Proposed budget includes raises for school personnel

By Ryan Cornell

WOODSTOCK — Teachers, administrators and other staff in Shenandoah County Public Schools will see higher salaries next year, if the fiscal 2015 budget proposed on Thursday is approved.

The budget proposal, which totals $61,873,208, calls for a $5.5-million increase from the current year’s budget. Division Superintendent Jeremy Raley is requesting $3.9 million more from the county than last year.

Raley said these additional dollars would help fund a raise in salaries for all faculty and staff. The proposed budget would increase salary scales of teachers to the benchmark plus a 2 percent increase ($1.7 million), a 5.4 percent rise in the salaries of all non-teaching staff ($769,000) and meet state requirements for mandated benefits ($1,066,205).

The average salary for teachers in Shenandoah County Public Schools is $39,500 for teachers in their first year and $41,601 for teachers after 10 years of experience. Those two figures are below the median salaries — $40,000 and $43,401 respectively — for teachers in surrounding divisions.

The proposed benchmarks for 2014-2015 are $40,800 for beginning teachers and $44,269 for teachers with 10 years of experience, Raley said.

The current year’s budget included a 2 percent increase in the salaries for all school employees.

Mandated increases in benefits under the governor’s budget include a $1 million increase in payments to the Virginia Retirement System, an $18,010 increase in group life insurance and a $25,214 increase in retiree health care.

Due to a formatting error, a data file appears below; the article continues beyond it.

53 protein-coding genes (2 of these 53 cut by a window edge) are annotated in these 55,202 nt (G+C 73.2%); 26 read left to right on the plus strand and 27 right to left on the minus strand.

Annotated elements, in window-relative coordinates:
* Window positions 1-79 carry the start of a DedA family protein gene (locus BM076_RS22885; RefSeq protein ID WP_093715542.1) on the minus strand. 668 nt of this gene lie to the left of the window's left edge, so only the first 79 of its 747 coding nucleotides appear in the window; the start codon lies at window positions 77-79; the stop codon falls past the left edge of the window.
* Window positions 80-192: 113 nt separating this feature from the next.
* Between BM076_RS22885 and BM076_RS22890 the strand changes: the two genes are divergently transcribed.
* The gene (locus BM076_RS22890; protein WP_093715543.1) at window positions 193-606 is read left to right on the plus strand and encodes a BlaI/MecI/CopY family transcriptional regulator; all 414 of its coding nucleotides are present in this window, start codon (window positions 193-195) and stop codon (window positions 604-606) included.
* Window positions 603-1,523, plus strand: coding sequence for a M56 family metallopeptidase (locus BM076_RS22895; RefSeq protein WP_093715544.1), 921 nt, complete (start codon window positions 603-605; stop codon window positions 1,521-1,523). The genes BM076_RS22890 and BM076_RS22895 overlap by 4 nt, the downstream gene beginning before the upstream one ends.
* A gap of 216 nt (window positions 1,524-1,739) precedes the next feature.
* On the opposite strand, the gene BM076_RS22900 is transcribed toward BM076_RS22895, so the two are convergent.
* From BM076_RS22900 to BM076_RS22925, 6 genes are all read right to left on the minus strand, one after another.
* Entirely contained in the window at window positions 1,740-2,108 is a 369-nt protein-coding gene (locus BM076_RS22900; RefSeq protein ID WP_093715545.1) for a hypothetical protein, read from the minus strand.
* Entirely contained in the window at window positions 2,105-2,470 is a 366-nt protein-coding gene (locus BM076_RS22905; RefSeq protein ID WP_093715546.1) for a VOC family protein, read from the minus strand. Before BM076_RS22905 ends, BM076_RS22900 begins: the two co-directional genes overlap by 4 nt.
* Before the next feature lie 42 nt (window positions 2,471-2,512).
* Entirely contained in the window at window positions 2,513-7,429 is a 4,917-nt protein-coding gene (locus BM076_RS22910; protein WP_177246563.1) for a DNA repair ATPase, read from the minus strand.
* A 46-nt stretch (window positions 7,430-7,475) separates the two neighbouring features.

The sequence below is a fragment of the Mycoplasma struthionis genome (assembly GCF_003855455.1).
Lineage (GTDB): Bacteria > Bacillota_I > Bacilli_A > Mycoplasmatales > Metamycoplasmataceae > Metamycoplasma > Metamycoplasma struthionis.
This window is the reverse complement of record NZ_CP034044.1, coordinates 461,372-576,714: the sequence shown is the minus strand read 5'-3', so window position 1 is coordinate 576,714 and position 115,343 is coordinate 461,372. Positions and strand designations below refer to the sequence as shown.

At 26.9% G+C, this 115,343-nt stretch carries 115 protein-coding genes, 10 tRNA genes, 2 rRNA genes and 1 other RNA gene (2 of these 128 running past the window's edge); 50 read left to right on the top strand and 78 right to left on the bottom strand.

A survey conducted last year by James Madison University revealed a 22 percent decrease since 2009 in job satisfaction for school division employees and a 31 percent increase in reported intent to leave. Employees surveyed last year graded their pay satisfaction as a 2.13 on a 1-to-5 scale. Raley stressed the importance of turning these trends around.

“We are a people business,” he said. “We don’t produce widgets.”

During Thursday’s “funding request” presentation, Raley said that money would also be spent on hiring more teachers to meet the state’s 24:1 class size ratio, introducing modern technology into classrooms and expanding the curriculum.

Among other items discussed were $175,387 to hire three teachers for students with English as a second language, $35,000 for an added STEM curriculum and $25,000 to purchase additional Internet bandwidth. The proposal also calls for $65,000 to replace the three minivans transporting special needs and homeless students to county schools.

The proposed 2015 budget projects $27 million in funding from Shenandoah County, $1.3 million in funding from the federal government and $31 million in funding from the state, which is the most state funding since the 2008-2009 school year.

Board member Kathryn Holsinger voiced concerns about the amount of this aid.

“I think we all need to keep in mind how much of our budget is mandated by the federal government, by the state government, but is unfunded and is truly out of our control,” she said. “That doesn’t go away and it’s gotten worse since 2008, not better.”

Raley said that because of an extended General Assembly session, the School Board might not receive a budget from the state until May.

“I think we may be in for the long haul when it comes to final statement dollars,” he said.

A public hearing on the budget is scheduled for 7 p.m.Wednesday. The budget would be presented to the county on March 6 and final approval is expected on March 27.

Contact staff writer Ryan Cornell at 540-465-5137 ext. 164, or rcornell@nvdaily.com